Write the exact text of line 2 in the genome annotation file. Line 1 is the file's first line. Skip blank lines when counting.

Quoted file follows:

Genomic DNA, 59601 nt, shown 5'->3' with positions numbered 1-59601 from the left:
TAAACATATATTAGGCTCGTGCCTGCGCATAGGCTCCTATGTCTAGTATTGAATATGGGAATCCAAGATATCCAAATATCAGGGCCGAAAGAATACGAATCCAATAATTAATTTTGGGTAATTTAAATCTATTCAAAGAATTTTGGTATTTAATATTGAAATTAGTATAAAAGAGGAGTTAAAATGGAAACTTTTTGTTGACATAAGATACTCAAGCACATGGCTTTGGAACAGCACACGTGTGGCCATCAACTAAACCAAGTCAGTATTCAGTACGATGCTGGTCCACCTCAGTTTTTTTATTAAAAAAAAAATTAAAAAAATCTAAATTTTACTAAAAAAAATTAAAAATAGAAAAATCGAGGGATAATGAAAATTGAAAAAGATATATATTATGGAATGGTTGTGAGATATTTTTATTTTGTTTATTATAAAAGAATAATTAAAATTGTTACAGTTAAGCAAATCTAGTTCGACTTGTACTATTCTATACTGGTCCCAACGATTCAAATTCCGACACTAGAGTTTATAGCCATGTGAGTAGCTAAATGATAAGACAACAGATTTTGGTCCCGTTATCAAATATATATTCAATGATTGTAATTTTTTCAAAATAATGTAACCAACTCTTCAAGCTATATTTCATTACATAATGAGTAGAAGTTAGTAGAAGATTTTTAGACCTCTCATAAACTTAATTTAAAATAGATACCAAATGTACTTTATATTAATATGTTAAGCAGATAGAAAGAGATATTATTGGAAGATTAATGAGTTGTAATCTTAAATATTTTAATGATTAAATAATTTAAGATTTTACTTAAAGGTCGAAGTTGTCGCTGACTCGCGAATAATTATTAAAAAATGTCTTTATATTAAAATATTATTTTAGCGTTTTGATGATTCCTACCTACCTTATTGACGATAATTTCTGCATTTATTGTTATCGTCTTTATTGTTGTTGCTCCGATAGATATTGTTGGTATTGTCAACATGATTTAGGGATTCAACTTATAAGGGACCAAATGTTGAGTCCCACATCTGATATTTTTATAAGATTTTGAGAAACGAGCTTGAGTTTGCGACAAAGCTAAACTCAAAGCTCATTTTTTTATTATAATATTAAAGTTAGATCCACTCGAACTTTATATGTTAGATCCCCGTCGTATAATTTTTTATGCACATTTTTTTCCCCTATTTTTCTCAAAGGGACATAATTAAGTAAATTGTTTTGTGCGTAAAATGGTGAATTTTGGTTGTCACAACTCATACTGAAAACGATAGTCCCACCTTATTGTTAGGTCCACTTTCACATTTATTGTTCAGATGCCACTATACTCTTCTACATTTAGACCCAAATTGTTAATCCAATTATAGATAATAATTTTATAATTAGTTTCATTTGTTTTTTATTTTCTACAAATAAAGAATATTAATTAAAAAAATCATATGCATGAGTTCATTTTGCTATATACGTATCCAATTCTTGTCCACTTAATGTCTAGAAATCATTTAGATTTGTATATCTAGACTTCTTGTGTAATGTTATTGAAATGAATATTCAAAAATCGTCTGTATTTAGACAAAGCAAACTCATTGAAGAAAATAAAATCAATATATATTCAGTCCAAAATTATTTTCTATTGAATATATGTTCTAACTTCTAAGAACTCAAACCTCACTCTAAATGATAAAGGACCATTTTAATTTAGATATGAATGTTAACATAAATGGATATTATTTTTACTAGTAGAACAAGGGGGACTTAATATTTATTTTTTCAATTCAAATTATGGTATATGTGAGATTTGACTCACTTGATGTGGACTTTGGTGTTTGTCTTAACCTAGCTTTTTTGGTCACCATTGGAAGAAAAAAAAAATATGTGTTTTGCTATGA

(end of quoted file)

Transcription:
TAAACATATATTAGGCTCGTGCCTGCGCATAGGCTCCTATGTCTAGTATTGAATATGGGAATCCAAGATATCCAAATATCAGGGCCGAAAGAATACGAATCCAATAATTAATTTTGGGTAATTTAAATCTATTCAAAGAATTTTGGTATTTAATATTGAAATTAGTATAAAAGAGGAGTTAAAATGGAAACTTTTTGTTGACATAAGATACTCAAGCACATGGCTTTGGAACAGCACACGTGTGGCCATCAACTAAACCAAGTCAGTATTCAGTACGATGCTGGTCCACCTCAGTTTTTTTATTAAAAAAAAAATTAAAAAAATCTAAATTTTACTAAAAAAAATTAAAAATAGAAAAATCGAGGGATAATGAAAATTGAAAAAGATATATATTATGGAATGGTTGTGAGATATTTTTATTTTGTTTATTATAAAAGAATAATTAAAATTGTTACAGTTAAGCAAATCTAGTTCGACTTGTACTATTCTATACTGGTCCCAACGATTCAAATTCCGACACTAGAGTTTATAGCCATGTGAGTAGCTAAATGATAAGACAACAGATTTTGGTCCCGTTATCAAATATATATTCAATGATTGTAATTTTTTCAAAATAATGTAACCAACTCTTCAAGCTATATTTCATTACATAATGAGTAGAAGTTAGTAGAAGATTTTTAGACCTCTCATAAACTTAATTTAAAATAGATACCAAATGTACTTTATATTAATATGTTAAGCAGATAGAAAGAGATATTATTGGAAGATTAATGAGTTGTAATCTTAAATATTTTAATGATTAAATAATTTAAGATTTTACTTAAAGGTCGAAGTTGTCGCTGACTCGCGAATAATTATTAAAAAATGTCTTTATATTAAAATATTATTTTAGCGTTTTGATGATTCCTACCTACCTTATTGACGATAATTTCTGCATTTATTGTTATCGTCTTTATTGTTGTTGCTCCGATAGATATTGTTGGTATTGTCAACATGATTTAGGGATTCAACTTATAAGGGACCAAATGTTGAGTCCCACATCTGATATTTTTATAAGATTTTGAGAAACGAGCTTGAGTTTGCGACAAAGCTAAACTCAAAGCTCATTTTTTTATTATAATATTAAAGTTAGATCCACTCGAACTTTATATGTTAGATCCCCGTCGTATAATTTTTTATGCACATTTTTTTCCCCTATTTTTCTCAAAGGGACATAATTAAGTAAATTGTTTTGTGCGTAAAATGGTGAATTTTGGTTGTCACAACTCATACTGAAAACGATAGTCCCACCTTATTGTTAGGTCCACTTTCACATTTATTGTTCAGATGCCACTATACTCTTCTACATTTAGACCCAAATTGTTAATCCAATTATAGATAATAATTTTATAATTAGTTTCATTTGTTTTTTATTTTCTACAAATAAAGAATATTAATTAAAAAAATCATATGCATGAGTTCATTTTGCTATATACGTATCCAATTCTTGTCCACTTAATGTCTAGAAATCATTTAGATTTGTATATCTAGACTTCTTGTGTAATGTTATTGAAATGAATATTCAAAAATCGTCTGTATTTAGACAAAGCAAACTCATTGAAGAAAATAAAATCAATATATATTCAGTCCAAAATTATTTTCTATTGAATATATGTTCTAACTTCTAAGAACTCAAACCTCACTCTAAATGATAAAGGACCATTTTAATTTAGATATGAATGTTAACATAAATGGATATTATTTTTACTAGTAGAACAAGGGGGACTTAATATTTATTTTTTCAATTCAAATTATGGTATATGTGAGATTTGACTCACTTGATGTGGACTTTGGTGTTTGTCTTAACCTAGCTTTTTTGGTCACCATTGGAAGAAAAAAAAAATATGTGTTTTGCTATGA